This has been an interesting month.
I was hired on to do a commercial shoot for an upcoming pain relief and muscle relaxant that used a member of ‘Dancing With The Stars’ as it’s spokesperson.
It was a great day. I arrived on set, and was told to hand tight because they were doing beauty shots of the product and probably wouldn’t need me until ~5pm. I saw the lens they were using, and mentally mated it to my system. No problems! I was just told to hang around, and be ready to go on the camera.
Come around 5:30, talent was arriving, and I was told to go on camera. I grab my kit, I see the lens, my jaw dropped. It went from a small-ish lens to something that rivaled the Hubble Telescope! Still, I thought it might be possible to go on to the rods. Boy was I wrong. They took off the matte box, the grip guys tried to jerry rig a support system, everything. Bottom line was, my system (which had never failed me in the past) was not up to the task of going on this camera. To say I was embarrassed is a severe understatement.
Without hesitation, I spoke to the Production Manager. The only thing I could offer was to help them find another operator that had the level of prompter they needed. Obviously I was forfeiting my pay for the day, but my main concern was getting their production going. We furiously called around, and ended up finding someone on very short notice. Rather than just packing up and getting out, I wanted to wait around for the new operator to do a proper hand off. I had already converted and formatted the scripts, and I wouldn’t want to delay their production any longer by withholding it. Once the replacement arrived, I introduced him to the 1st AD, and the PM. I then helped him load in and assisted in every way possible to help get him situated. He handed me his thumb drive, I copied the script and shot list files, and gave him the hard copies that I had.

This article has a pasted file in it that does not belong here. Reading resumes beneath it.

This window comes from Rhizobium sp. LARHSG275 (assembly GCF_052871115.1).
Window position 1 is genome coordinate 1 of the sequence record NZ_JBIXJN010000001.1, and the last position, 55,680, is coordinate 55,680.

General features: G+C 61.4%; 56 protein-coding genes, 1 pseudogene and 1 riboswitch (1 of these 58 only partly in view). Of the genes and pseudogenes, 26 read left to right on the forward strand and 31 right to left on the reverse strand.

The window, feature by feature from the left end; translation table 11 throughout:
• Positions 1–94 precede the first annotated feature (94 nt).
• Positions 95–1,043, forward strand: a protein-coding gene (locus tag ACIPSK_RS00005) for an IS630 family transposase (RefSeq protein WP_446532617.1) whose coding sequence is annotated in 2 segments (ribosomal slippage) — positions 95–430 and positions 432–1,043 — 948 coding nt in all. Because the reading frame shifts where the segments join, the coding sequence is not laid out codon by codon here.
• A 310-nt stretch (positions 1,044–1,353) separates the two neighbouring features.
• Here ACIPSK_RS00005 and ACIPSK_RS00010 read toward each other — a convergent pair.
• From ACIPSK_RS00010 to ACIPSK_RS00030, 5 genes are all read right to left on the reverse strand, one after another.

It was upsetting, but a lesson was learned. “Know your limitations.” Indeed, my system is good for about 97% of all shoots I’ve been on, but from time to time it just can’t cut it. Having researched, I have found several alternatives for larger lens shoots, and I am actually designing and prototyping my own version of a Teleprompter system. (This is gonna be fun!)
Sometimes you win, sometimes you learn. While I am very upset at myself for having let a client down, I have put in measures to prevent it from happening again. Lesson learned, moving on. To the Production Manager for that shoot (if he ever reads this), “Mea culpa, mea culpa, mea maxima culpa.”